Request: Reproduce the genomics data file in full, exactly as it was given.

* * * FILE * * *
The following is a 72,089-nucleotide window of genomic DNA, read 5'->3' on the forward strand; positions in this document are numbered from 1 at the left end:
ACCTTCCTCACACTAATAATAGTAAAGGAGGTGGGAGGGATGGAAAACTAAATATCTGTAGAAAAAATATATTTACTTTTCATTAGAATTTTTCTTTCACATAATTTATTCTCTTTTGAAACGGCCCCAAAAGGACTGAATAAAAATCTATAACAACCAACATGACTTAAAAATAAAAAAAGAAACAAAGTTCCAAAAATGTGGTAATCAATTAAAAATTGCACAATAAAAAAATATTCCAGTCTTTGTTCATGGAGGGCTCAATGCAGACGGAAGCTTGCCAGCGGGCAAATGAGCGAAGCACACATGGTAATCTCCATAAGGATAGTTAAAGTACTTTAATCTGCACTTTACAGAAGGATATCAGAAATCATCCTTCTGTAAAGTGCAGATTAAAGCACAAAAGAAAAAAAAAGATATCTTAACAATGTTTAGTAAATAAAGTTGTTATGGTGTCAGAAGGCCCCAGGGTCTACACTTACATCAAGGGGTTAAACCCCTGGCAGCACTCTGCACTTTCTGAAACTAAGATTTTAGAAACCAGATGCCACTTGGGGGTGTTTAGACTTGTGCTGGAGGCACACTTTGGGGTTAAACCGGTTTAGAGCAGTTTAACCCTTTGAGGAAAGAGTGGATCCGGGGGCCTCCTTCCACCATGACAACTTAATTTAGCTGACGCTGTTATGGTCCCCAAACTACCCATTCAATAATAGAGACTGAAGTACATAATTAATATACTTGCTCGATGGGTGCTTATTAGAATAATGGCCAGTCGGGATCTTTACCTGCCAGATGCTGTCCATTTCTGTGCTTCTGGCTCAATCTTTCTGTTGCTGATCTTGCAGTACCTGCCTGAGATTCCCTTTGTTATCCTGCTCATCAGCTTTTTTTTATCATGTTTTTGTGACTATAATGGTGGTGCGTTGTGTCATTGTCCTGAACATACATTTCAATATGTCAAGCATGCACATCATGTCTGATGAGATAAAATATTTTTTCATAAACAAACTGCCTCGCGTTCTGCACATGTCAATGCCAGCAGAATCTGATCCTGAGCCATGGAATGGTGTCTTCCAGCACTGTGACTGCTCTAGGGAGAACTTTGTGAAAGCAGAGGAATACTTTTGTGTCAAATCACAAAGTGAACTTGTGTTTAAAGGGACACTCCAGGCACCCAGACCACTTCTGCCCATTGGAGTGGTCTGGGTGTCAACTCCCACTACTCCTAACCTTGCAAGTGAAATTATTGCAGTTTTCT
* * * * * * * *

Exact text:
The following is a 72,089-nucleotide window of genomic DNA, read 5'->3' on the forward strand; positions in this document are numbered from 1 at the left end:
ACCTTCCTCACACTAATAATAGTAAAGGAGGTGGGAGGGATGGAAAACTAAATATCTGTAGAAAAAATATATTTACTTTTCATTAGAATTTTTCTTTCACATAATTTATTCTCTTTTGAAACGGCCCCAAAAGGACTGAATAAAAATCTATAACAACCAACATGACTTAAAAATAAAAAAAGAAACAAAGTTCCAAAAATGTGGTAATCAATTAAAAATTGCACAATAAAAAAATATTCCAGTCTTTGTTCATGGAGGGCTCAATGCAGACGGAAGCTTGCCAGCGGGCAAATGAGCGAAGCACACATGGTAATCTCCATAAGGATAGTTAAAGTACTTTAATCTGCACTTTACAGAAGGATATCAGAAATCATCCTTCTGTAAAGTGCAGATTAAAGCACAAAAGAAAAAAAAAGATATCTTAACAATGTTTAGTAAATAAAGTTGTTATGGTGTCAGAAGGCCCCAGGGTCTACACTTACATCAAGGGGTTAAACCCCTGGCAGCACTCTGCACTTTCTGAAACTAAGATTTTAGAAACCAGATGCCACTTGGGGGTGTTTAGACTTGTGCTGGAGGCACACTTTGGGGTTAAACCGGTTTAGAGCAGTTTAACCCTTTGAGGAAAGAGTGGATCCGGGGGCCTCCTTCCACCATGACAACTTAATTTAGCTGACGCTGTTATGGTCCCCAAACTACCCATTCAATAATAGAGACTGAAGTACATAATTAATATACTTGCTCGATGGGTGCTTATTAGAATAATGGCCAGTCGGGATCTTTACCTGCCAGATGCTGTCCATTTCTGTGCTTCTGGCTCAATCTTTCTGTTGCTGATCTTGCAGTACCTGCCTGAGATTCCCTTTGTTATCCTGCTCATCAGCTTTTTTTTATCATGTTTTTGTGACTATAATGGTGGTGCGTTGTGTCATTGTCCTGAACATACATTTCAATATGTCAAGCATGCACATCATGTCTGATGAGATAAAATATTTTTTCATAAACAAACTGCCTCGCGTTCTGCACATGTCAATGCCAGCAGAATCTGATCCTGAGCCATGGAATGGTGTCTTCCAGCACTGTGACTGCTCTAGGGAGAACTTTGTGAAAGCAGAGGAATACTTTTGTGTCAAATCACAAAGTGAACTTGTGTTTAAAGGGACACTCCAGGCACCCAGACCACTTCTGCCCATTGGAGTGGTCTGGGTGTCAACTCCCACTACTCCTAACCTTGCAAGTGAAATTATTGCAGTTTTCT